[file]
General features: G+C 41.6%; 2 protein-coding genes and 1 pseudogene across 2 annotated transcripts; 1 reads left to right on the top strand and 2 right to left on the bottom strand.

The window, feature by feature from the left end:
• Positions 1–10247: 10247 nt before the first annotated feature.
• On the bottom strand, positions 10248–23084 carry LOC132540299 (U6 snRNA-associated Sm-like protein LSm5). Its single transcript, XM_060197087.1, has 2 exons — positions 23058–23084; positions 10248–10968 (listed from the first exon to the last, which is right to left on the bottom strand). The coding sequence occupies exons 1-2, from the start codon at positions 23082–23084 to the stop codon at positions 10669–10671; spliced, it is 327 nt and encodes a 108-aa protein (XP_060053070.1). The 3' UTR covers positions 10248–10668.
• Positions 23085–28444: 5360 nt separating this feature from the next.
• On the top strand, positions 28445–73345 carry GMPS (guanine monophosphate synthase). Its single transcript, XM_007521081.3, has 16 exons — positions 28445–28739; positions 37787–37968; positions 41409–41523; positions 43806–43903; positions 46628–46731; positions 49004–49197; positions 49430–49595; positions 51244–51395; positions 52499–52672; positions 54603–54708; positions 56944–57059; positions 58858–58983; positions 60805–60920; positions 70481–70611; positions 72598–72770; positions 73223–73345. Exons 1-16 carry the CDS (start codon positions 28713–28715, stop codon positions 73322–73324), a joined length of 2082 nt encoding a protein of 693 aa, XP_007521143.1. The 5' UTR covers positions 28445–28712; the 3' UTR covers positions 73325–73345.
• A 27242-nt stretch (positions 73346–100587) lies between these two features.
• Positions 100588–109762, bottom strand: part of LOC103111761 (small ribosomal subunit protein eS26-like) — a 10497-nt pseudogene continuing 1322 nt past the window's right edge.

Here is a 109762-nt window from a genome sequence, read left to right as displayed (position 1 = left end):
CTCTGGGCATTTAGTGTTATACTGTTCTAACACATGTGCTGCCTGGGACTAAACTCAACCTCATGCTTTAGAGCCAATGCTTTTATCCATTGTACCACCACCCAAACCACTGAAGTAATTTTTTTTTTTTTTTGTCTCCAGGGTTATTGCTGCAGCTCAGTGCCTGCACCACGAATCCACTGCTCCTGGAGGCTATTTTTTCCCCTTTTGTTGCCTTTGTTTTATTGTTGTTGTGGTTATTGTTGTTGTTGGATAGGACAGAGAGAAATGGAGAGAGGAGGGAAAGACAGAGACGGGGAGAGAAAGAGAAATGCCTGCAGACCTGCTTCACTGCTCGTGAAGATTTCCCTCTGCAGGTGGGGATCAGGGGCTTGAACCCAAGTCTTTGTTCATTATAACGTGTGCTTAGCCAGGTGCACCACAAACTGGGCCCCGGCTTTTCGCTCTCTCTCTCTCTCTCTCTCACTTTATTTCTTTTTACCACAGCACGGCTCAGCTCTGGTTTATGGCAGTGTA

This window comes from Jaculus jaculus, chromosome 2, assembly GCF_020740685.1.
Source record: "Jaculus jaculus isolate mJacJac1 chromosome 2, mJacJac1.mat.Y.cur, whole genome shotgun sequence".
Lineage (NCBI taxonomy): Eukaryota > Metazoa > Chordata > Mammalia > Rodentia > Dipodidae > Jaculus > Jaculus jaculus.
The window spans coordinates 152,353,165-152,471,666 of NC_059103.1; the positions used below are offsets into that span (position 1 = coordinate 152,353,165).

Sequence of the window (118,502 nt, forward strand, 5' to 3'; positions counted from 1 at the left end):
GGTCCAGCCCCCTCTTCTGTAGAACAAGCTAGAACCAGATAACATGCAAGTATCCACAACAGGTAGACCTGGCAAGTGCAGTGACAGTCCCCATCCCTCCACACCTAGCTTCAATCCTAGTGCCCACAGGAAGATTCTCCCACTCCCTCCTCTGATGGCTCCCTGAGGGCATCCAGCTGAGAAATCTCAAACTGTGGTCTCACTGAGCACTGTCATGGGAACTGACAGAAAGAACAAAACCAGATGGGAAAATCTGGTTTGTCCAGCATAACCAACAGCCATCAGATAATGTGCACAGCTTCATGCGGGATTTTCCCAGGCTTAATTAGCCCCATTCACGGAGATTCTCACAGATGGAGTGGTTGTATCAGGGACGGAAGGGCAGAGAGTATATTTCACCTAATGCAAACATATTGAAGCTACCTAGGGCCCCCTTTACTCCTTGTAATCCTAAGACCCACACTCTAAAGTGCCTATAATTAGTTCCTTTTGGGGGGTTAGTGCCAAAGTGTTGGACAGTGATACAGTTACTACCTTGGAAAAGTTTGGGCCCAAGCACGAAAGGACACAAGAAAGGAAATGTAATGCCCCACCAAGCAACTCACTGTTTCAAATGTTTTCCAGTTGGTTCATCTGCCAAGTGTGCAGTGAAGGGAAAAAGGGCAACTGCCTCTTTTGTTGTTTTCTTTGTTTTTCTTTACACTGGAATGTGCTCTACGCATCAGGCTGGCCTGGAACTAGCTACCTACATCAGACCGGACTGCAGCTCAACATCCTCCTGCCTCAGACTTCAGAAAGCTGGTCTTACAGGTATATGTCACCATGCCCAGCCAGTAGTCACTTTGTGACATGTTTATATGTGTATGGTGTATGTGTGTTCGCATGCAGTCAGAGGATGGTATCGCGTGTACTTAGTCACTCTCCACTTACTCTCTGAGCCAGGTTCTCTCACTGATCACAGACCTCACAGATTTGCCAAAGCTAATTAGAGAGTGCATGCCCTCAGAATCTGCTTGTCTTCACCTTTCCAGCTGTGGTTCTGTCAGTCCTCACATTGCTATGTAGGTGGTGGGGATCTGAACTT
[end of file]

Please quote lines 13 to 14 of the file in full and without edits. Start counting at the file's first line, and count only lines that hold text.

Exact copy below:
Lineage (NCBI taxonomy): Eukaryota > Metazoa > Chordata > Mammalia > Rodentia > Dipodidae > Jaculus > Jaculus jaculus.
The window spans coordinates 152,353,165-152,471,666 of NC_059103.1; the positions used below are offsets into that span (position 1 = coordinate 152,353,165).